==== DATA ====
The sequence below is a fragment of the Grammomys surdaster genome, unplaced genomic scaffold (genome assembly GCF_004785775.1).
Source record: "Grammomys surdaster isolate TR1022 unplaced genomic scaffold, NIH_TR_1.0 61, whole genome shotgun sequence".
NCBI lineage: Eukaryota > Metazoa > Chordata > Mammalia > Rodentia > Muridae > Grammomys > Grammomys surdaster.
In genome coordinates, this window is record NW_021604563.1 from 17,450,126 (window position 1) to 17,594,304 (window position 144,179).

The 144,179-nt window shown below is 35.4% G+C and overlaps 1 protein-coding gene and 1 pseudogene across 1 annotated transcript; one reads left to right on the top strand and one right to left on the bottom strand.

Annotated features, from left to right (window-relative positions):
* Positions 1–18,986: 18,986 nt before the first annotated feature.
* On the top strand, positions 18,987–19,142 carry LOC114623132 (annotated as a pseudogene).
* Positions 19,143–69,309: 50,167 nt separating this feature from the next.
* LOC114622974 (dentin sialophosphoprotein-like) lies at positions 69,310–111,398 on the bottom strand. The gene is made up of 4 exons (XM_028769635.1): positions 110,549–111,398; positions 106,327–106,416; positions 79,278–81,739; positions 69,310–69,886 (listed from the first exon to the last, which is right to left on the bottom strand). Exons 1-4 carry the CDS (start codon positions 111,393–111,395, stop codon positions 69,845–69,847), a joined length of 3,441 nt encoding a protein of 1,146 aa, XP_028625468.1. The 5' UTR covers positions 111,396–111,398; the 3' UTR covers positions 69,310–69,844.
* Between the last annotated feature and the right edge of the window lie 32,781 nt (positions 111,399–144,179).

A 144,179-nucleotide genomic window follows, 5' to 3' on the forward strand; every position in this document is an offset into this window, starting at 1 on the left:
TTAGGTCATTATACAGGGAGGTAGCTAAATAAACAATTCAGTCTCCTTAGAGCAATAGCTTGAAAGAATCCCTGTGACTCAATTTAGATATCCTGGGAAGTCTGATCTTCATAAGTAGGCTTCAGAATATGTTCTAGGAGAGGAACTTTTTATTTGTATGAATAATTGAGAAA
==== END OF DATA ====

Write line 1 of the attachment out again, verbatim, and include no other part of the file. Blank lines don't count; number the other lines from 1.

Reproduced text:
The sequence below is a fragment of the Grammomys surdaster genome, unplaced genomic scaffold (genome assembly GCF_004785775.1).